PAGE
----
§ LORD COLVILLE OF CULROSS
, in rising to call attention to the inferior nature of the light now exhibited at the north end of Portland Breakwater, and to ask the First Lord of the Admiralty, Whether, considering the importance of Portland as a harbour of refuge, it is intended to replace the existing red light by one of greater power? said, the breakwater was a work of which the nation might justly be proud. It included a very large area which was sheltered from almost every wind. It was much resorted to, and, as a harbour of refuge, it was made use of by vessels caught in bad weather in the Channel. The harbour was easy of access in clear weather; but at night, with bad weather, the reverse was the case. The red light at the north end of the breakwater was said to be visible at a distance of eight miles; but a short time ago, when he was on board a vessel running to Portland during what sailors called a dirty night, they were within two miles of the light before they could see it. On another occasion he was within a mile and a-half of the end of the breakwater on shore, when it was hardly possible to say whether the light was a red or a white one. Of all places in the world there ought to be a fine light at the point to which he had referred; and in any alteration which might be made this particular light should be distinguished from other lights in the harbour. He hoped the First Lord of the Admiralty (the Marquess of Ripon) would give his attention to the matter.
§ THE FIRST LORD OF THE ADMIRALTY (The Marquess of RIPON)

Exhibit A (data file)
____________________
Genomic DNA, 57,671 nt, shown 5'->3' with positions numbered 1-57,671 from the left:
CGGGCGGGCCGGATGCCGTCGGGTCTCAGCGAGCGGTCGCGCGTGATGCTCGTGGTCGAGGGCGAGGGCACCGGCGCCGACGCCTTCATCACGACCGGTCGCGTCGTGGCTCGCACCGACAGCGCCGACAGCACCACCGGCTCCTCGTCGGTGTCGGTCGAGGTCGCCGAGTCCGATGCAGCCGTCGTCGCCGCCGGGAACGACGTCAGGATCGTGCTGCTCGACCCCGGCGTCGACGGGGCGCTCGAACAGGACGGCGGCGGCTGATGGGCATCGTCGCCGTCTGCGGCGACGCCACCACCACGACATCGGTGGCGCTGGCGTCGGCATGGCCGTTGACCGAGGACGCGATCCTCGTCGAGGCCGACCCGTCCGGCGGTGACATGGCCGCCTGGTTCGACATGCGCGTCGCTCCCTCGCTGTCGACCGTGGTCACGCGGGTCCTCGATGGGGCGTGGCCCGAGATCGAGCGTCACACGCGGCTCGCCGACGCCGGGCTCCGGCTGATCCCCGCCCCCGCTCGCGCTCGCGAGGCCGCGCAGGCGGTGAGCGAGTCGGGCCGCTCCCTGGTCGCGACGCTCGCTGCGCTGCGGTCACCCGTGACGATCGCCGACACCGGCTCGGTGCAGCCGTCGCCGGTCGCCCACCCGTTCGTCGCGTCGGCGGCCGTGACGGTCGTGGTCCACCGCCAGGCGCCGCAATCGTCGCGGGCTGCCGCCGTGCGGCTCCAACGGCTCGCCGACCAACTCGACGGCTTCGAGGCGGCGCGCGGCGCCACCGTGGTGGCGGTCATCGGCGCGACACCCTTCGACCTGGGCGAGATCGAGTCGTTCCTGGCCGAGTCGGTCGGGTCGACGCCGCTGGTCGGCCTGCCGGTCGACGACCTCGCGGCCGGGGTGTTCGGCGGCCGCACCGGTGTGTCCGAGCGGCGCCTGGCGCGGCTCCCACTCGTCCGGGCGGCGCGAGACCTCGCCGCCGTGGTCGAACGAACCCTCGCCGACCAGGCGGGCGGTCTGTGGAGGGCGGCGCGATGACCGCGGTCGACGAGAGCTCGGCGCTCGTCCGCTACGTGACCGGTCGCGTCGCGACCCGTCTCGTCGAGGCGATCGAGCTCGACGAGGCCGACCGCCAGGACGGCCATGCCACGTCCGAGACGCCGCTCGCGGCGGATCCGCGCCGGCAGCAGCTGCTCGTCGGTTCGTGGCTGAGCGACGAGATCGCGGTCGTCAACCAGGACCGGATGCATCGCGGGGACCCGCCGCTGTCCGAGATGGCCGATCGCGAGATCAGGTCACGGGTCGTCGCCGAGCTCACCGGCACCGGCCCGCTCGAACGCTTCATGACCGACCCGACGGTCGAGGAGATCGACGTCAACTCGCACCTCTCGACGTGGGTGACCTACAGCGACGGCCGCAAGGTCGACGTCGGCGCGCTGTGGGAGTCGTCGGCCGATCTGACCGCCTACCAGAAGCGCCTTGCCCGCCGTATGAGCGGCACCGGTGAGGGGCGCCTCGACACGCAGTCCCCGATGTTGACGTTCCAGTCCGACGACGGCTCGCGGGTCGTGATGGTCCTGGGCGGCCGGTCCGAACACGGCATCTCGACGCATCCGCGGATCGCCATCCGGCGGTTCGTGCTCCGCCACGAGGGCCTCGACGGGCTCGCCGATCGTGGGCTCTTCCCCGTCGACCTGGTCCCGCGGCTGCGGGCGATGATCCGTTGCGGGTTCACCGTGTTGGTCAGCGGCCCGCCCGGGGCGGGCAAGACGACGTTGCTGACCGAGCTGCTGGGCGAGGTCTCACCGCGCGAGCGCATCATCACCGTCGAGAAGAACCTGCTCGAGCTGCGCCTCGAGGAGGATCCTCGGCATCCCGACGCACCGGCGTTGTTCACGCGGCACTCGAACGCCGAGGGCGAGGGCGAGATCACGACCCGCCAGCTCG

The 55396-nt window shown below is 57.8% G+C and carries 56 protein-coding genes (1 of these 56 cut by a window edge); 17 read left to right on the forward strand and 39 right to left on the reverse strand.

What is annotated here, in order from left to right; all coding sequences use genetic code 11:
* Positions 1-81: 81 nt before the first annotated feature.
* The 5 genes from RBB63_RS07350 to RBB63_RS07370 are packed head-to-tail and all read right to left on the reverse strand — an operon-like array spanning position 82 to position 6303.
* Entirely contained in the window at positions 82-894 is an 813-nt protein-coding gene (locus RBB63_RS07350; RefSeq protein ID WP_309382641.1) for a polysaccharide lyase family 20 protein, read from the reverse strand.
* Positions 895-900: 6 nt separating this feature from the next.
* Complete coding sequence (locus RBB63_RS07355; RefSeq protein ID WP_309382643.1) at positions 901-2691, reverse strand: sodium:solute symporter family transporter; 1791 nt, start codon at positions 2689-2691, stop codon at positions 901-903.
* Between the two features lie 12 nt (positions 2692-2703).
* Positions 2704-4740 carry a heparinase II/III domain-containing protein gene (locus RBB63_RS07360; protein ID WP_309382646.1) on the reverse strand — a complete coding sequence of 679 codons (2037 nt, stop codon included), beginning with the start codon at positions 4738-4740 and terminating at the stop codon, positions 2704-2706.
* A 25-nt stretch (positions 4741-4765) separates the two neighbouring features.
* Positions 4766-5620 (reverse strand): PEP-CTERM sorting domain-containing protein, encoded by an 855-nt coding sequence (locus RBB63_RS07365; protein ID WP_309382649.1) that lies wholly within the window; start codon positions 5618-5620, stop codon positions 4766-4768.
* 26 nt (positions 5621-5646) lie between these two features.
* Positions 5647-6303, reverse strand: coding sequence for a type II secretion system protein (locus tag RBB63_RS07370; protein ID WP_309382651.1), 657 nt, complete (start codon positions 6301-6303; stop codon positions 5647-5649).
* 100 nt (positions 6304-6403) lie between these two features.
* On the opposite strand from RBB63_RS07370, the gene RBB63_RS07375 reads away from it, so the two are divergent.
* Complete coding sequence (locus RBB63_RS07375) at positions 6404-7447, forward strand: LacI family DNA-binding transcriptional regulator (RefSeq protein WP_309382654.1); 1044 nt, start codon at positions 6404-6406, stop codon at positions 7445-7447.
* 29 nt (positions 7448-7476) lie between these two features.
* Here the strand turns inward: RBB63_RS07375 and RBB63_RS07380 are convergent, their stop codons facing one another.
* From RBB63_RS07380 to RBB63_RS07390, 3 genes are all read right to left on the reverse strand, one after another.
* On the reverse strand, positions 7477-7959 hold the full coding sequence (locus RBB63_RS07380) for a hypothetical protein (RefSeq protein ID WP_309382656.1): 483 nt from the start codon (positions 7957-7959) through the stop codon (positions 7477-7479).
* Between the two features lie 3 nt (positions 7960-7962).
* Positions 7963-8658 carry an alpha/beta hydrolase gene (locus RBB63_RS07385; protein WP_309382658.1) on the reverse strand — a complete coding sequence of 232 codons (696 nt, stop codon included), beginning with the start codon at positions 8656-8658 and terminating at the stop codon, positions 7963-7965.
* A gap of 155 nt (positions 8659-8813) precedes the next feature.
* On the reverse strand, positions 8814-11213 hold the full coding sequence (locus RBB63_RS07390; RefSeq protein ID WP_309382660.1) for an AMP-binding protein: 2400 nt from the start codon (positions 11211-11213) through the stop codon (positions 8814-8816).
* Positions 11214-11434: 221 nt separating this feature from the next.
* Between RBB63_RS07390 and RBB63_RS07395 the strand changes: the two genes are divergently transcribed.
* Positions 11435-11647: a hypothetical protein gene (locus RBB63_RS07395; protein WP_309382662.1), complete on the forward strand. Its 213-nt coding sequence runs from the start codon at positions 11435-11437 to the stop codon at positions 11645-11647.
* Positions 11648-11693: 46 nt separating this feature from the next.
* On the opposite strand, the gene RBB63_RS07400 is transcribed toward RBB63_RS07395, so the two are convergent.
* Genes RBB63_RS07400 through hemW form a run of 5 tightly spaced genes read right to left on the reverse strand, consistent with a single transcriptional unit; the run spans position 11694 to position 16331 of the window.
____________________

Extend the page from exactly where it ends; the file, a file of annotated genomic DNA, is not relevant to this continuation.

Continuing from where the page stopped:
said, it was no doubt the intention of those who established the light in question that it should be visible at a distance of eight miles. He thought the noble Lord would allow that that was a sufficient distance if the light fulfilled the objects intended. He understood that a light of this nature was affected more than a 624 white light by atmospheric influences; and it was possible that, on a bad night, the red light at the north end of Portland Breakwater would not be visible for eight miles. At the same time, the light should be visible at a very considerable distance from the point. If it could not be seen as it ought to be, there must be some defect in the light itself rather than any mistake as to the character or magnitude of the light adopted. Since his noble Friend had mentioned the matter, directions had been given to the harbour master to report fully on the character of the light; and if it appeared that it was in any respect defective, he would take care that it should be made a good and efficient light. He fully admitted the necessity of having such a light. It would not do to put a very strong white light in that position, as it might not be distinguished from other lights.